Anyway, satisfying singleplayer aside, I’m playing the PS2 version for the first time and getting a surprising amount of mileage out of the multiplayer modes. I used to enjoy playing multiplayer Half-Life mods on PC using a LAN connection, and despite being good in terms of having your own screen etc, it was always a hassle to set up a match even with only two players. The deathmatch mode on PS2 by contrast is very quick to get started in, plus it has a very solid set of small to medium sized maps for two players to run around in. Of course the real reason I want to write about the versus multiplayer is to show off my cardboard crafting skills – I went to town on this one.

cardboard screen divider splitscreen

It’s a cut up Cheerios box. Doesn’t scream gamer cred maybe but then again the whole cardboard edifice is held down by a Wii Remote.

half-life ps2 splitscreen 2

“Eat steel, nerd!”

half-life ps2 splitscreen

Now’s the time for payback. And cereal.

Have to admit this is the first time I’ve used anything like this before: most of my splitscreen gaming wasn’t divided vertically, and those games that were didn’t require any kind of privacy (Burnout, Tony Hawk, SSX for instance). It’s been a lot of fun though, the tension definitely ratchets up knowing that someone could sneak up on you at any time without any warning. At the same time I think it’s completely legit to play competitive splitscreen without any kind of barrier. After all, a whole new element of strategy comes into play when some or all players know where everyone else is.

That was Half-Life. It’s a classic to this day, and the PS2 port, while not perfect (dual analog controls…) is very good.


  1. Sir Gaulian

    The Playstation 2 is where I spent most of my Half Life time – which followed on with the Xbox version of Half Life 2 – so personally I find it works absolutely fine on consoles. I particularly liked the lock-on for the PS2, which almost accidentally encouraged a more ‘tactical’ style of play, given it made taking cover and/or retreating such a breeze. I revisit Half Life every year, and sure I have the ability to play the PC version, but the PS2 version is still my go to.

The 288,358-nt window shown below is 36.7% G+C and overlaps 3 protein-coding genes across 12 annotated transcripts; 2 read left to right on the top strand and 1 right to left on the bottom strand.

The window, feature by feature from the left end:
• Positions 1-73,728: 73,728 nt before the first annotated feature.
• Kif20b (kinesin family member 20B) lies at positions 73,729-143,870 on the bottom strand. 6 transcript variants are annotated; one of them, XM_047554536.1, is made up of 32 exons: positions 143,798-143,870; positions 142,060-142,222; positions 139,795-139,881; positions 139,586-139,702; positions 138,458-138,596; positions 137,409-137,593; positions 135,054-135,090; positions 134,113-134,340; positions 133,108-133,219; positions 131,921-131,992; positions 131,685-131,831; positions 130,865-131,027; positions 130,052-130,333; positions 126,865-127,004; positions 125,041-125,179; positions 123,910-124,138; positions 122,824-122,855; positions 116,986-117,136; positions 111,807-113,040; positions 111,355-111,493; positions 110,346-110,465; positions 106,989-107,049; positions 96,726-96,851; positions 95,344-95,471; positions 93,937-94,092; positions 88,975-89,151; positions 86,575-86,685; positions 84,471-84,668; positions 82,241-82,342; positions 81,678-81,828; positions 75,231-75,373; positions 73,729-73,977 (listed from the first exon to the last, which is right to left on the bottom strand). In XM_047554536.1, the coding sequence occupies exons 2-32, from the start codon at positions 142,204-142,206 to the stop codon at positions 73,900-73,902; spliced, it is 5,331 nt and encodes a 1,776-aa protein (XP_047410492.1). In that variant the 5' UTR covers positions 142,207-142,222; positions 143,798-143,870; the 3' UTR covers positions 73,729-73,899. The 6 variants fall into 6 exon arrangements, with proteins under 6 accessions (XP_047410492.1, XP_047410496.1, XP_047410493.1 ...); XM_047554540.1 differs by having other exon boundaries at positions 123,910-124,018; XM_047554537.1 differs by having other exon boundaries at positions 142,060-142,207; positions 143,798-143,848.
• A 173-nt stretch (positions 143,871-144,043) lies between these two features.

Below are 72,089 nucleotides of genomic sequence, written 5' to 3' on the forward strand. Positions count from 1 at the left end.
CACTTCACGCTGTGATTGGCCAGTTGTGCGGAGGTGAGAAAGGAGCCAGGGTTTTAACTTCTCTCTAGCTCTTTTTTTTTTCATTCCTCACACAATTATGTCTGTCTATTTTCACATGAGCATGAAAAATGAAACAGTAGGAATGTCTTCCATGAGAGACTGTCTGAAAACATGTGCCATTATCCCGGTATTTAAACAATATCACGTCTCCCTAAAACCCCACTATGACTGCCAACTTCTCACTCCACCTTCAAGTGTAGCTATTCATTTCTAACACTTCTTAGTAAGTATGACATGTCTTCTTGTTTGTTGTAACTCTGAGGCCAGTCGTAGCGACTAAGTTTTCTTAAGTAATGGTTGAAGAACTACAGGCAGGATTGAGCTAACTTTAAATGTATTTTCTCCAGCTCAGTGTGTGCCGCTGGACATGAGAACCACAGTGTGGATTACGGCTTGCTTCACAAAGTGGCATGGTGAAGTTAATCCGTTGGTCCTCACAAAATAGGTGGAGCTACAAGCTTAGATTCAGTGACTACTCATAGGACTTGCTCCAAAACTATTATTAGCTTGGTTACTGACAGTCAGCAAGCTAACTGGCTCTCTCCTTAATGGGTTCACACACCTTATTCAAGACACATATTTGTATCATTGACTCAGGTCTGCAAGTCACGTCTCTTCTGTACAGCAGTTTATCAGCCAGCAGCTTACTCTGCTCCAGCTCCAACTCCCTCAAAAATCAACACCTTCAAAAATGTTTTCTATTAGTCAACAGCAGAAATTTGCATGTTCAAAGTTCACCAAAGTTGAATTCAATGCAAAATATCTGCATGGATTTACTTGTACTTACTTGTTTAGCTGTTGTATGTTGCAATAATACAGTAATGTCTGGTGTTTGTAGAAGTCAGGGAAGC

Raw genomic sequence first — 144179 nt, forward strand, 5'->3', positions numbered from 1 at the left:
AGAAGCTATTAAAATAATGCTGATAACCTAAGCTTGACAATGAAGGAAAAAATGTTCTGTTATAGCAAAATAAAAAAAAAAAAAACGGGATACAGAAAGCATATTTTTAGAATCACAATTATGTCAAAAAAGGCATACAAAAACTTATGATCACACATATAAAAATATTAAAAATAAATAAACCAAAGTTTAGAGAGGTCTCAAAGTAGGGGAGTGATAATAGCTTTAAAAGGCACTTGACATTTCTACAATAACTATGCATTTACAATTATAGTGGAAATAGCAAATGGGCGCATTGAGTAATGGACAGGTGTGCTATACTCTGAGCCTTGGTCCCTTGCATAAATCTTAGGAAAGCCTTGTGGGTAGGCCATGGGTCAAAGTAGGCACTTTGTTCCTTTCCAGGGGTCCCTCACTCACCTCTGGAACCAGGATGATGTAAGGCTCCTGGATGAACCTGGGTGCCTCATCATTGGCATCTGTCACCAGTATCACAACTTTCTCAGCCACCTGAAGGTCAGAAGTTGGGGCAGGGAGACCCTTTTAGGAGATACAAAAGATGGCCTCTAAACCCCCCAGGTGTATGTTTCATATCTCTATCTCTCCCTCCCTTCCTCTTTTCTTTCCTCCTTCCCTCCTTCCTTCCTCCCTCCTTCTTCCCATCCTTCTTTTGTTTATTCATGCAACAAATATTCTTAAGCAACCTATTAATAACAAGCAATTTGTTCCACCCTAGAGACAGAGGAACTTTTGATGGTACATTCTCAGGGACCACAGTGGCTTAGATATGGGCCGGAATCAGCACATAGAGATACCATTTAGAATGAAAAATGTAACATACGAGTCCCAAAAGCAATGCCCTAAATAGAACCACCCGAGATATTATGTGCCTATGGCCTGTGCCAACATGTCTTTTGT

On split-screen local multiplayer, there are some crackers on the PS2, Quake III and Unreal Tournament just to name a few. Despite playing a stack of time with those games though, I can honestly say I never felt the need to have ‘screen-space’ privacy, and in fact found that the odd glance over to the other person’s screen added that extra layer of depth to the experience. I still remember trying to pull the odd deception on the other person, making them think I was somewhere before quickly moving on to catch them off-guard. Great stuff, that!

    • veryverygaming

      You’re right about the lock-on feature, it’s not perfect but I did do the whole cover thing far more than I would’ve in the PC version. Overall I was impressed at the things they’d changed to make it more console friendly. For instance the fact that holding jump makes you crouch, and doing the long jump like you would a double jump in Metroid Prime. The long jump made me so happy in this version, I could never forget what a pain it was on the PC having to crouch, stand up, jump and get the timing just right. I don’t know if I’d recommend the PS2 version over the PC one, but the fact that I’m at all unsure is in itself a big surprise!

      Did you play much of the co-op mode, Decay, by the way? The few missions I’ve done have been alright, albeit challenging. Not being able to save mid-mission is annoying.

      Thanks for the recommendations too, I’ll definitely check those two out. I was completely obsessed with Unreal Tournament back in the day on PC, especially the Rocket Arena. As I said, I never tried any cardboard divider either (horizontal splitscreen is a bit trickier than vertical so maybe that’s why) despite playing similar games for years. It depends on the individual game and your preferred style, but in this case with Half-Life my brother and I agreed that sneaking up from behind and double shotgunning your opponent upclose in the back with them none the wiser is a really cool feeling and it’s not something you can feasibly do when you can see each other’s screen the entire time. I remember though playing Goldeneye splitscreen and because you could see the other person’s view a whole new set of tactics would emerge. The basic principle was to never stop moving!